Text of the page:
Mental Hitchhiking

I’ve been dueling with the worst cold I’ve had in years since Saturday. It seems to be wearing down now. I’m not entirely congested, and I don’t feel weary to the bone as I did all last night and through most of today. It seems this cold will be as swift leaving as it was arriving, and I’ll be thankful if that is the case.
Before the cold hit me, I spent Saturday cleaning around the apartment. It’s rather rustrating my roommates do no work around the apartment at all. They’re decent fellows, but not the cleanest cats.
Saturday night I found myself unable to sleep because of the discomfort of the cold, so I curled up in bed and made my way through a couple books I’d been meaning to experience. The two were rather divergent works, but I enjoyed them equally well.
George Orwell‘s 1984 has long been one of those novels “I’ll get around to reading someday”. In my sickened state, I finally sat down to read it. 1984 is an exposition of what Orwell perceived as the worst aspects of society. Facism was the most obvious of these evils, and the focus of the warning given in the novel. However, lawlessness, globalization and misplaced hatred are all warned against. In today’s world it’s not hard to imagine Orwell’s vision of the future coming into reality. Already facism and the other negatives we were warned against fester in all our societies.
Though Orwell is well known for 1984 and Animal Farm, his other works and life story are equally as important to me. Orwell was a professed democratic socialist who lived through the world wars, and was exposed to both Brittish imperialism and communist Russia, both which he opposed. His essays ranged through various areas he was passionate about, and I found them to be facinating reads that shed a lot of light upon his fictional works.
Can Socialists Be Happy?” is an exploration of various forms of Utopias and their flaws in contrast with what Mr. Orwell saw as the central goal of socialism, “a society in which ‘charity’ would be unnecessary,” a “human brotherhood”. I found it parallelled some of my own thinking on socialism, and helped to shed light upon some areas I had not thought about. The look at Utopias was very interesting, and highlighted some of the great flaws I see in classical and much of post-classical thought.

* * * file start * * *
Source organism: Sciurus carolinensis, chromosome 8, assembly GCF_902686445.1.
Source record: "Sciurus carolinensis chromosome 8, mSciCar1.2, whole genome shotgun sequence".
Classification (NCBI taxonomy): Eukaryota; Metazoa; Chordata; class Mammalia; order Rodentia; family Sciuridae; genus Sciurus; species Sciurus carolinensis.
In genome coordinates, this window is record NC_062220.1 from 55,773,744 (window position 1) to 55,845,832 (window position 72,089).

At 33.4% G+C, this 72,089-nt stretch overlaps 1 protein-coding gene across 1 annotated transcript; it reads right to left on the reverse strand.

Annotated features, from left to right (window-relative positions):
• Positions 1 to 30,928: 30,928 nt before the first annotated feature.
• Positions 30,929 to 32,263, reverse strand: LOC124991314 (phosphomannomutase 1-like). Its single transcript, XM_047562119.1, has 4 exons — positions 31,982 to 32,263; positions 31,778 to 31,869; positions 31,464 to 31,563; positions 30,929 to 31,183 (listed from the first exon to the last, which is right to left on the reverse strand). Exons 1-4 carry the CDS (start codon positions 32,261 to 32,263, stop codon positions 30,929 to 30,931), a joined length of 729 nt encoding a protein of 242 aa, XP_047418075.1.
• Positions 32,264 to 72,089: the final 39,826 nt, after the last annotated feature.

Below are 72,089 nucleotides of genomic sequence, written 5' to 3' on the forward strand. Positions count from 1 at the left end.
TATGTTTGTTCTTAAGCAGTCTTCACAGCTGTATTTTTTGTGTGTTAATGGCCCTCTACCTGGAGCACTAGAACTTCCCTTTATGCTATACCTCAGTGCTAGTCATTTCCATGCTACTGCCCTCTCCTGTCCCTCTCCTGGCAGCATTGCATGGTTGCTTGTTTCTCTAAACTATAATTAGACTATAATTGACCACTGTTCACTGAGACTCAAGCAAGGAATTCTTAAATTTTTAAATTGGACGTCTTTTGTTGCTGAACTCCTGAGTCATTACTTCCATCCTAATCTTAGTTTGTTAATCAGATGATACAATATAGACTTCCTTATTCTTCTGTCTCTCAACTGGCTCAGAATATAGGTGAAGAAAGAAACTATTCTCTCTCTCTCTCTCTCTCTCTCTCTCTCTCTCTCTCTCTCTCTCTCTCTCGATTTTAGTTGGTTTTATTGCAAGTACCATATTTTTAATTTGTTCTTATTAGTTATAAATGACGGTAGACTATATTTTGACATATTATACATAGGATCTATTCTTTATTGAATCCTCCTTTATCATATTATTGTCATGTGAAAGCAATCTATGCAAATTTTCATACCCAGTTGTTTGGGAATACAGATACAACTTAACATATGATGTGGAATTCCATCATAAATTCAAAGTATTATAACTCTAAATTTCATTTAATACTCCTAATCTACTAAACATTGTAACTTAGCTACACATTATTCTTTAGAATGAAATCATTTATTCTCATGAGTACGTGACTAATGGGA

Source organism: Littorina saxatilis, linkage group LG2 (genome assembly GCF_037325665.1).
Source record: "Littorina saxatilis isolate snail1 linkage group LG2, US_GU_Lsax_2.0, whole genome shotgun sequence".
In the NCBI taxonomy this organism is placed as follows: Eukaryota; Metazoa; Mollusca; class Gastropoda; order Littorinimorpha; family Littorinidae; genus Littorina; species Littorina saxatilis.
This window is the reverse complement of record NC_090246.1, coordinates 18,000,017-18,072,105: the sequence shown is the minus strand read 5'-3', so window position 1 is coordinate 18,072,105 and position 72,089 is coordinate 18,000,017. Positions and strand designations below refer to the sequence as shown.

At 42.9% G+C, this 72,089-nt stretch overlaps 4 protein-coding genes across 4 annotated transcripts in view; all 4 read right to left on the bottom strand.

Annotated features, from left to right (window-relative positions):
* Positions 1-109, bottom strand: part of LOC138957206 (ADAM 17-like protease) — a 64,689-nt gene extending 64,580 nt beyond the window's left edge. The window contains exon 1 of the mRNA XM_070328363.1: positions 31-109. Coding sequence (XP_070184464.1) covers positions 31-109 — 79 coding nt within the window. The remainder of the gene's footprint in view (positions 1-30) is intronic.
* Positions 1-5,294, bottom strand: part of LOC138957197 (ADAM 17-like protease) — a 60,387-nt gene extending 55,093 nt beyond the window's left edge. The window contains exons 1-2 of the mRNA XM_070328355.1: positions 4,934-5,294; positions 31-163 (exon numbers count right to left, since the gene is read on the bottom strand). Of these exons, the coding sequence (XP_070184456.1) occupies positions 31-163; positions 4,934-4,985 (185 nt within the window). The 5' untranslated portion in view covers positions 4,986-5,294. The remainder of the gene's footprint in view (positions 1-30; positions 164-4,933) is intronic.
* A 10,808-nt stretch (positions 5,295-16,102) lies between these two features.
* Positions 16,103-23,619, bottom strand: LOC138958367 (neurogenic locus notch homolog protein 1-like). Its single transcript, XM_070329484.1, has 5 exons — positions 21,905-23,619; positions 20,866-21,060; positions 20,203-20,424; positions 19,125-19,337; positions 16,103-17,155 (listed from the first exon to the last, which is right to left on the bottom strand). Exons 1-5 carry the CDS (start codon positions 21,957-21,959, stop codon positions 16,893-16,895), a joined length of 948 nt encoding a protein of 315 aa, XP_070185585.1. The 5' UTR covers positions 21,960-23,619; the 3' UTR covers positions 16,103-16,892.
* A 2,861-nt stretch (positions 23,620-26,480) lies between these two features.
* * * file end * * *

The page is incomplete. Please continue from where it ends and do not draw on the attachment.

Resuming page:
Why I Write” looked at the motives writers have for writing. I found Orwell’s points to be highly accurate for all cases I’ve experienced, and myself. He theorized that, aside from the need to earn a living, sheer egoism, aesthetic enthusiasm, historical impulse and political purpose are the motivations that exist in all writers to varying degrees. For myself, historical impulse (to discover true facts and record them for posterity), political purpose (“desire to push the world in a certain direction, to alter other peoples’ idea of the kind of society that they should strive after”) and aesthetic enthusiasm (“perception of beauty in the external world” and a “desire to share an experience which one feels is valuable”) hold a higher place in my writing than egoism (“to seem clever, to be talked about, to be remembered after death”, etc.), though all vary depending on the work I am focusing on and my temperment at the time. Overall, I think Orwell was very correct throughout this essay, though I think his emphasis on a writer’s early development was a bit too strong.
The second book I delved into was Douglas AdamsThe Hitchhiker’s Guide to the Galaxy. It’s a proven classic in the genres of science fiction and satire, and is remarkably funny. It’s a story of improbable events coming together in the most humorous ways, and also a candid, laugh-filtered look at humanity and our flaws. It’s a great book for a good time, but don’t be surprised if it makes you think.
Reading Orwell’s essay reminded me of my plan to write of my vision of utopia. I’ll not have time tonight because I need to sleep and be prepared for job hunting and hanging out with my disciples Wanda and April. Perhaps sometime this week I can find it.

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